Anthony Acevedo, the first Mexican American soldier to be designated a Holocaust survivor, has died at the age of 93.
He was a corporal when he and other members of his depleted unit were captured Jan. 6, 1945. He was first taken to a large POW camp, Stalag IX-B, where he was interrogated by a German officer.
“He pointed at me with his baton,” Mr. Acevedo told the Press Enterprise of Riverside, Calif., in 2009. “He knew everything about me. He knew about my family. He talked to me in Spanish and English. He said, ‘You were born in San Bernardino and raised in Pasadena. Your parents were kicked out of the United States. That’s what the Americans do.’ ”
All the facts were correct: Mr. Acevedo’s Mexican-born father was an engineer who worked on U.S. government projects before his family was deported in 1937 for not having proper immigration papers.
Anthony Acevedo was 13 at the time. While living in Durango, Mexico, he and a friend deciphered Morse code messages sent by two German men to submarines off the coast and turned them in to the police. The Germans were prosecuted for espionage.
Mr. Acevedo’s interrogators at the POW camp knew all these things and believed Mr. Acevedo was withholding other information and was possibly a spy.
“I kept saying, ‘I don’t know nothing,’ ” he later recalled. “They slapped my face and put needles under my fingernails.”
During a roll call in early February 1945, the Germans ordered all Jewish prisoners at Stalag IX-B to step forward, then selected others who “looked” Jewish, were seen as troublemakers or were deemed “undesirable.” Mr. Acevedo, who was Catholic, was one of 350 men told they were being sent to a “beautiful camp” with a theater and entertainment.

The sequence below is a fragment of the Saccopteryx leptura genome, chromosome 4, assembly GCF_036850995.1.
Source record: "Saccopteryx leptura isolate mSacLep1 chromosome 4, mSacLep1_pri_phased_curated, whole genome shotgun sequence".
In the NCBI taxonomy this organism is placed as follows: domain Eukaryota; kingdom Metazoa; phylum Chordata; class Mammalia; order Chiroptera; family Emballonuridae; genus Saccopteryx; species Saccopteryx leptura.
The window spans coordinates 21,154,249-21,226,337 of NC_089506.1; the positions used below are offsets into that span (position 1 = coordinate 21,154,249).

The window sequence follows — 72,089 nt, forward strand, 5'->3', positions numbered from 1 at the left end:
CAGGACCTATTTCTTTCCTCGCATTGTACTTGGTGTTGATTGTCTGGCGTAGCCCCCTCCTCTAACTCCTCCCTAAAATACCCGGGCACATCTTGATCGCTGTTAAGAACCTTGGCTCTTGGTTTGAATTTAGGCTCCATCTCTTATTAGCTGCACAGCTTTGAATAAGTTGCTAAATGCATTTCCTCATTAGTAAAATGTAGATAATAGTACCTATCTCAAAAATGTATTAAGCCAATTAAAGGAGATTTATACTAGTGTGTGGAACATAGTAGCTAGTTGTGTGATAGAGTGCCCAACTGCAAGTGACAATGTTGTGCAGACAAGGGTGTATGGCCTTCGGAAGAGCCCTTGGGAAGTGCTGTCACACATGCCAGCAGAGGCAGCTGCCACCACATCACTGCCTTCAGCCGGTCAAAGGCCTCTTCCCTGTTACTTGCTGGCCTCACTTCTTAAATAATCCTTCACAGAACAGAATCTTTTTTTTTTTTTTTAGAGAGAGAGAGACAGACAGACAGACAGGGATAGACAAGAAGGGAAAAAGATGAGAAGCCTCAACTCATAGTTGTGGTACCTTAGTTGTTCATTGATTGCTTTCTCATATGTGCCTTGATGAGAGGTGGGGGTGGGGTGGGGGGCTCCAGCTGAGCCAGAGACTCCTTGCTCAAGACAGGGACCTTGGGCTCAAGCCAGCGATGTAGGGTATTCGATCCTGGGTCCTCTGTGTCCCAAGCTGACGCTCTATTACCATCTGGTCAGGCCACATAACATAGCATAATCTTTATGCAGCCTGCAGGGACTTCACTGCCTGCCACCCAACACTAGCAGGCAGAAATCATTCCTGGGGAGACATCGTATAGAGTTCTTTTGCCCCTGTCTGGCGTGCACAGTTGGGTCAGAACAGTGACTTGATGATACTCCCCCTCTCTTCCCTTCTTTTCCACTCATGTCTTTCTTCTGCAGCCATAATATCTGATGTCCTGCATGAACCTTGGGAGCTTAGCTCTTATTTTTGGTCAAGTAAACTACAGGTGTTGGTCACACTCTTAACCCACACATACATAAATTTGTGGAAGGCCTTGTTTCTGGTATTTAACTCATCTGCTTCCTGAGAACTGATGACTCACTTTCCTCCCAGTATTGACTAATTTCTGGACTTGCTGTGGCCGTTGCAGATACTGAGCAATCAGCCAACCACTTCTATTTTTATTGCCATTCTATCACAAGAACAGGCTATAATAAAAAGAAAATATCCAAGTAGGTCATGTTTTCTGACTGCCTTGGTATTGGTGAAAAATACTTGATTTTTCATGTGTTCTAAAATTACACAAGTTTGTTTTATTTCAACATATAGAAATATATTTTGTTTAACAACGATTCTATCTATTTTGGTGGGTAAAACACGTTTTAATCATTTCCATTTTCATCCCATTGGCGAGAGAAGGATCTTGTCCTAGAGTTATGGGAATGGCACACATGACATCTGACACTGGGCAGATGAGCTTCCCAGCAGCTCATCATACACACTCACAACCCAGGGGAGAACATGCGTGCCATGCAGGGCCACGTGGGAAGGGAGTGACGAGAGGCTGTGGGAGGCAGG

“It turned out to be the opposite,” he told CNN in 2008. “They put us on a train, and we traveled six days and six nights. . . . They had us 80 to a boxcar. You couldn’t squat.”
The train stopped at Berga an der Elster, a subcamp of Buchenwald, one of Germany’s largest concentration camps. It was a slave labor camp, where U.S. service members and other prisoners were forced to dig tunnels for the Nazi war effort.
As a medic, Mr. Acevedo cared for his fellow prisoners and was exempt from hard labor. But he still endured harsh treatment, including beatings and other forms of brutality.
Mr. Acevedo first spoke publicly of his wartime experiences to CNN in 2008. The Army later determined that he and other prisoners from Berga were not ordinary POWs but were victims of Germany’s network of concentration and slave labor camps.
In 2010, the U.S. Holocaust Memorial Museum in Washington acquired Mr. Acevedo’s diary and other artifacts and interviewed him for an oral history. He became the first non-Jewish Mexican American to be recognized as a Holocaust survivor.